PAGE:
“In trying to find the authentic voice of that younger Gordianus,” says mystery novelist Steven Saylor, “it’s almost as if I’ve gone back in time myself, to revisit my own youth.” The author of the popular series set in ancient Rome featuring Gordianus as one of the earliest iterations of a private eye—he’s known as a “finder” to his peers—Saylor recently branched out with a series of prequels exploring the early exploits of his protagonist, beginning with 2012’s The Seven Wonders. In this year’s third installment, Wrath of the Furies, young Gordianus, now living in Alexandria, travels to Ephesus after receiving a cryptic message from his old tutor, Antipater, whom we learn is actually a spy for the recently anointed “King of Kings,” Mithridates, whose hatred for the Romans is legendary. An elaborate scheme puts Gordianus, along with his slave (and lover), Bethesda, behind enemy lines, in an attempt to save Antipater, a great poet of the ancient world. 

While Gordianus is Saylor’s creation, Mithridates is a real historical figure and the plan that Gordianus uncovers—Mithridates’s plot to kill every Roman in Asia minor—is historical fact, one that bears unsettling resemblance to the ethnic cleansing that’s taking place in parts of the world today. For Saylor, “with Gordianus as my eyes and ears, I wanted to be right there at ground zero, in the city of Ephesus, as the countdown [to the massacre] began. The Romans were despised as interlopers and exploiters by many of the Greek-speaking natives. Mithridates was seen as a liberator, and when he fired them up with the chance to be “ethnically cleansed” of the Romans, they took it.” Easily the most disturbing scene in Furies, a book that includes a man being forced to ingest molten gold, the slaughter of the Romans in Ephesus, which Gordianus witnesses but cannot stop, is made all the more powerful when Saylor reminds us of the true scope of Mithridates’ plan: “we’re talking about 80,000 men, women and children in dozens of cities.”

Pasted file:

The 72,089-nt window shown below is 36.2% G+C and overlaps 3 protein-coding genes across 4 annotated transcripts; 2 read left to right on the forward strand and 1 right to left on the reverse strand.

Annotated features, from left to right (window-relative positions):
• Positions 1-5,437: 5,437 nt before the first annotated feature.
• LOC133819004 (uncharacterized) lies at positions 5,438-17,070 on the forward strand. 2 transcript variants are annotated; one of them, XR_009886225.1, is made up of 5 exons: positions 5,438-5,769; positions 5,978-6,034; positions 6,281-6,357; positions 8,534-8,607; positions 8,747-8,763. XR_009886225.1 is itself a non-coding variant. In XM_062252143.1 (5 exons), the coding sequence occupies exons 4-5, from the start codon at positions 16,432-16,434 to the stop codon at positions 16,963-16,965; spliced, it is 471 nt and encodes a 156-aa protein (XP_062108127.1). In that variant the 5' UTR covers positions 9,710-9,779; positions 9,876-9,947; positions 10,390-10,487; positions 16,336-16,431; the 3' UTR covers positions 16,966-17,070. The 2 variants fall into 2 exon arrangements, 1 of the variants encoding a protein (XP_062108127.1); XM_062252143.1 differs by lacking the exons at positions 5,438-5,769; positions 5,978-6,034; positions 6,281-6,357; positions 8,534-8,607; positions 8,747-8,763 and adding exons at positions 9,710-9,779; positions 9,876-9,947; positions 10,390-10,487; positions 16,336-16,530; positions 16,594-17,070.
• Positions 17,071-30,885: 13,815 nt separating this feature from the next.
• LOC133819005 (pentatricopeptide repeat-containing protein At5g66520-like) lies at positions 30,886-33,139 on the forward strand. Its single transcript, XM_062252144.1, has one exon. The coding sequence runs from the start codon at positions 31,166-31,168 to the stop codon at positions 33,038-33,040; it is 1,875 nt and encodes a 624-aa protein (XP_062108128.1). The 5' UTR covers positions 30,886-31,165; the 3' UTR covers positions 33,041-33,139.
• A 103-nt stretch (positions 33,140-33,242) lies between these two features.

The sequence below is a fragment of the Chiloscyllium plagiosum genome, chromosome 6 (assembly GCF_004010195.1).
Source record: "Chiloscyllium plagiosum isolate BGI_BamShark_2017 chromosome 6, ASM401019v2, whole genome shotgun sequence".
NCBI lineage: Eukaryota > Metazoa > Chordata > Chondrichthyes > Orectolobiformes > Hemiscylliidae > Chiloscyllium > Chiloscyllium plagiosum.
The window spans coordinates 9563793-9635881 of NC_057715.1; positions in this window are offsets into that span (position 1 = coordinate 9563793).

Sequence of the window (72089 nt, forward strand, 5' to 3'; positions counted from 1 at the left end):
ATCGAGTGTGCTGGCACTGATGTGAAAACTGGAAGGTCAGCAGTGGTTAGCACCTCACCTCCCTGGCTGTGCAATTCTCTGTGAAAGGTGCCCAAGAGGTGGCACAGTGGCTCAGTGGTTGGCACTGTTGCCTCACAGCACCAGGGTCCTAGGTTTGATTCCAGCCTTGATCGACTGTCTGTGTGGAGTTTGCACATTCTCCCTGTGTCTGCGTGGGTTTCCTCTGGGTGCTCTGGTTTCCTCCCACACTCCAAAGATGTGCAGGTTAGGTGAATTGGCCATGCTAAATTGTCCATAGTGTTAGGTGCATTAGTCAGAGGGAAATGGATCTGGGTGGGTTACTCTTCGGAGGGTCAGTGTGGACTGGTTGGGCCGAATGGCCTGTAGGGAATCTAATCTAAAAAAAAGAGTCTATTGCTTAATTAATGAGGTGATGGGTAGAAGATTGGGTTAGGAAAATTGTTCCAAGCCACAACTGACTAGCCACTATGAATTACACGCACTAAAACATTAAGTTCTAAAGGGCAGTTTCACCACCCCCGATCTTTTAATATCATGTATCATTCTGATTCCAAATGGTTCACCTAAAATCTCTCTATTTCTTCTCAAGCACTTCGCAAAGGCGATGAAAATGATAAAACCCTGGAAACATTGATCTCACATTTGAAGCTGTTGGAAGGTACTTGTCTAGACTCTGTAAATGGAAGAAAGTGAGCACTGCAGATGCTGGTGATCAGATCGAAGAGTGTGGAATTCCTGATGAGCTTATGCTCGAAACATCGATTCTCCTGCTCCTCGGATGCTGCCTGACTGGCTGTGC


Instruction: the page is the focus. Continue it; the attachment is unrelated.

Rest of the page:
Saylor_Cover There’s as much political—and palace—intrigue in Furies and Saylor’s previous entries, going back to his debut in 1990’s Roman Blood, as in any good episode of House of Cards. Despite the millennia that separate them, Saylor says that we’re “fascinated by the people, and the games of power and sex they play with each other. The history handed me a readymade cast of larger-than-life characters.” In place of Cards’ power-hungry Frank Underwood, there’s “Mithridates, the monarch who waged a world war against Rome and almost won”—of course, it’s yet to be seen if Underwood will ultimately triumph in Washington—and there are certain similarities, as well as stark differences, between Claire Underwood and “Mithridates’ new bride, the very beautiful but very dangerous Monime.” Added to the mix are the characters that come from Saylor’s imagination—from a Jew Gordianus meets on the passage to Ephesus who may or may not be a spy, to his first love, a Persian slave girl—and “every one of them has a secret agenda. For Gordianus, treading among them is like walking through a minefield.” 

For Saylor, the allure of the ancient world started young—“watching gladiator movies on TV, sword-fighting with my brother, playing with the battery-powered Roman galley I got for Christmas one year (which I still own)”—and only grew after he saw the real-life setting of all those epic childhood battles. After finally visiting Rome, he “came back wanting to be there always in my imagination” and then, after reading Cicero’s first oration—in defense of a man accused of murdering his father—Saylor thought, “here’s a murder mystery waiting to be written.” His love of crime fiction and ancient Rome are combined in the Gordianus tales and “the historical research makes me a sort of detective myself,” he says, “tracking down obscure clues and cold cases to be solved, and the murder mystery plot is an endlessly flexible way to reveal all the secrets being held by all the people in the book.” The secrets of a man like Gordianus would certainly be the most juicy of all, a sentiment Saylor shares: “That’s what the series is all about: a secret history of the world’s most fascinating era, as revealed by Gordianus himself.” 

Jordan Foster is an editor for the crime fiction website The Life Sentence. She lives in Portland, Oregon.